"Most partners don't understand the firm's business." - Bruce MacEwen, Adam Smith, Esq. on BLOOMBERG LAW
For those looking for reasons to be optimistic about a recovery in the legal sector, sure, there are bits and pieces of positive developments.
Dallas-based Bickel & Brewer is paying 2013 first year associates $185,000. There haven't been widescale layoffs. And on the fictional "The Good Wife," the firm could emerge from bankruptcy, with Diane adding on a branch in Manhattan.
However, if those who viewed the Lee Pacchai interview of MacEwen on BLOOMBERG find the analysis credible, they will conclude that things are getting worse, not better in the legal sector.
The interview began with an allusion to the "suicide pricing." To get business, any business, some law firms, including brandname ones, are submitting RFPs with such low figures that the whole sector could be thrown into turmoil. As with department store discounting, clients will expect bargains. Obviously, with this as background, law firms will finally have to get it that they must lower their fixed costs. The biggest piece of that is manpower. Therefore, MacEwen does anticipate another round of large layoffs of associates.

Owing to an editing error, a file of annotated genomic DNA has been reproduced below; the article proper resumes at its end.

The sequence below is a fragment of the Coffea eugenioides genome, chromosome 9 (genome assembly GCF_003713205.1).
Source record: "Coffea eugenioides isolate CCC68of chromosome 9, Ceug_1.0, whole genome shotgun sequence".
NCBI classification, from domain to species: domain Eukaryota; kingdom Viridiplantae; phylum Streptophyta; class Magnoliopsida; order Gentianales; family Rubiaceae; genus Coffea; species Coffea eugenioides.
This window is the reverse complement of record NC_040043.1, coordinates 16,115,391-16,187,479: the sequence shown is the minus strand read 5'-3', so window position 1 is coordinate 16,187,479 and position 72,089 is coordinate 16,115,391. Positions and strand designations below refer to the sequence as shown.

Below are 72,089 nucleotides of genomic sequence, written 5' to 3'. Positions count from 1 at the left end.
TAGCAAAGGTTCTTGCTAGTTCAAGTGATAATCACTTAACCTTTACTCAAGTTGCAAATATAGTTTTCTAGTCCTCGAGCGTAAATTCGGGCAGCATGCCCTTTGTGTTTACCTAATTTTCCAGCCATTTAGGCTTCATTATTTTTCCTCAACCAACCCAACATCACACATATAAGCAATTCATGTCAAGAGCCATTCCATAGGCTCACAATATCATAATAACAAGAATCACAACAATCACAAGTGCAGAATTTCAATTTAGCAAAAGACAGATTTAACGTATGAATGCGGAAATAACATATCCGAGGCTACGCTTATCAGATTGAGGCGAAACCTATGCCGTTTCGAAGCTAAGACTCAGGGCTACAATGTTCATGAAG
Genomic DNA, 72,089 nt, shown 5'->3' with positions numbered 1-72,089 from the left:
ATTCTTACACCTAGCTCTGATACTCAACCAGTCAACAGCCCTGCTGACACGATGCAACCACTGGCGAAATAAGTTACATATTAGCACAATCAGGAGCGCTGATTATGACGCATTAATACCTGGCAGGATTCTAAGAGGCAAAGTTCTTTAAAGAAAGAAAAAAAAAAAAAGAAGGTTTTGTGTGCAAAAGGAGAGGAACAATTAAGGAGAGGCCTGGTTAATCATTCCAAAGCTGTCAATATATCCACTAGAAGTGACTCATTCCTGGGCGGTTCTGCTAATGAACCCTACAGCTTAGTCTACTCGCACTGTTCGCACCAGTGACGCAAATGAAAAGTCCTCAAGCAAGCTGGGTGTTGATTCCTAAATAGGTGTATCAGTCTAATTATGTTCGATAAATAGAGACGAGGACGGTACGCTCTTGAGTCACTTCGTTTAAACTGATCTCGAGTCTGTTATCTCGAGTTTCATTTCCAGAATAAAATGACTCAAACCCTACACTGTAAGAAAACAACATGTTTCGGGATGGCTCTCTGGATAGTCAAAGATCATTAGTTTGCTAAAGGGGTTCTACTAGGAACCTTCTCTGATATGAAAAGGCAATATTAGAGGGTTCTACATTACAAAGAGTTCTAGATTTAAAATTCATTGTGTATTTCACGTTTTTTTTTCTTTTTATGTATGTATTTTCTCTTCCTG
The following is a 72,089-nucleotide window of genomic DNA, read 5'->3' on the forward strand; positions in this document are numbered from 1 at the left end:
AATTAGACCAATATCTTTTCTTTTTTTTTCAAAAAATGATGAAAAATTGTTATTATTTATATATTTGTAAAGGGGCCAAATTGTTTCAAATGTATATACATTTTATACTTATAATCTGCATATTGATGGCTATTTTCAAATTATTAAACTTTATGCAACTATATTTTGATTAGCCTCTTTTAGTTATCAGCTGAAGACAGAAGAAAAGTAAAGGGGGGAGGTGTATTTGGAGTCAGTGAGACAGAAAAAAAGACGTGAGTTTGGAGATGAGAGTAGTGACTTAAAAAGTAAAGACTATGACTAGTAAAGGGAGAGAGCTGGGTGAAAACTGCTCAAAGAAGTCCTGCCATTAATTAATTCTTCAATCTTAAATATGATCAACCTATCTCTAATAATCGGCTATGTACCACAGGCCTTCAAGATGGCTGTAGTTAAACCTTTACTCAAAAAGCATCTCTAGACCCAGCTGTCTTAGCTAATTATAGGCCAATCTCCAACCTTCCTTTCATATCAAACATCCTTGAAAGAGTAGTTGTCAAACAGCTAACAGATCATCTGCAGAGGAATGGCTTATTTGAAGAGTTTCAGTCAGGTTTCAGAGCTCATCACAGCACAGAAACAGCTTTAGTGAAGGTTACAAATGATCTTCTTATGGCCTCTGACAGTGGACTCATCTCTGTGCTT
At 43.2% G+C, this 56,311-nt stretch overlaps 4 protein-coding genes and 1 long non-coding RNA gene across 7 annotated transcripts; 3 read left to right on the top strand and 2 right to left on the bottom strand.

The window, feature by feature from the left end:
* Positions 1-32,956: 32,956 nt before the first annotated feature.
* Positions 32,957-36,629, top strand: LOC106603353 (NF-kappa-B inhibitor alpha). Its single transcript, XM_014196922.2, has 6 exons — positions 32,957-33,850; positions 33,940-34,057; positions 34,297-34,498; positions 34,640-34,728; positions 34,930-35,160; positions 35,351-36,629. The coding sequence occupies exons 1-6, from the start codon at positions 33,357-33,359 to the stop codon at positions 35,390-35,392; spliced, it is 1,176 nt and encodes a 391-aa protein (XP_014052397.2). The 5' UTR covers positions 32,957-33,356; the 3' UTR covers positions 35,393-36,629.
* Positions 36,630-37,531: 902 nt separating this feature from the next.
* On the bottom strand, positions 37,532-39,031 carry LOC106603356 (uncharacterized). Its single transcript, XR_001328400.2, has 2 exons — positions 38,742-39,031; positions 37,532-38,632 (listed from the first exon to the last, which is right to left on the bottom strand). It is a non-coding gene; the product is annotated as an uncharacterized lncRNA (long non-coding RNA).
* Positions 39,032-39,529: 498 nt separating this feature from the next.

In addition, partners are highly vulnerable because of their high salaries. However, they frequently don't sense the ax hanging over their necks because they never learned the business of law. Their focus has been on serving their clients. Most likely they will be pushed out by lowering their compensation to that of a first year associate.
Will there be more bankruptcies of firms? MacEwen sees that as possible. Unlike U.S. corporations, the legal sector never got its expenses under control. It was Jack Welch at GE and it was Lee Iacocca at Chrysler who introduced downsizing - with a vengeance. Middle management was knocked out of the box and the contract or just in time worker was brought in. That model dominates businesses of all sizes.
So far the numbers for the second half of 2012 for law firms are lousy. Therefore, the manpower purges MacEwen refers to could start in 2013.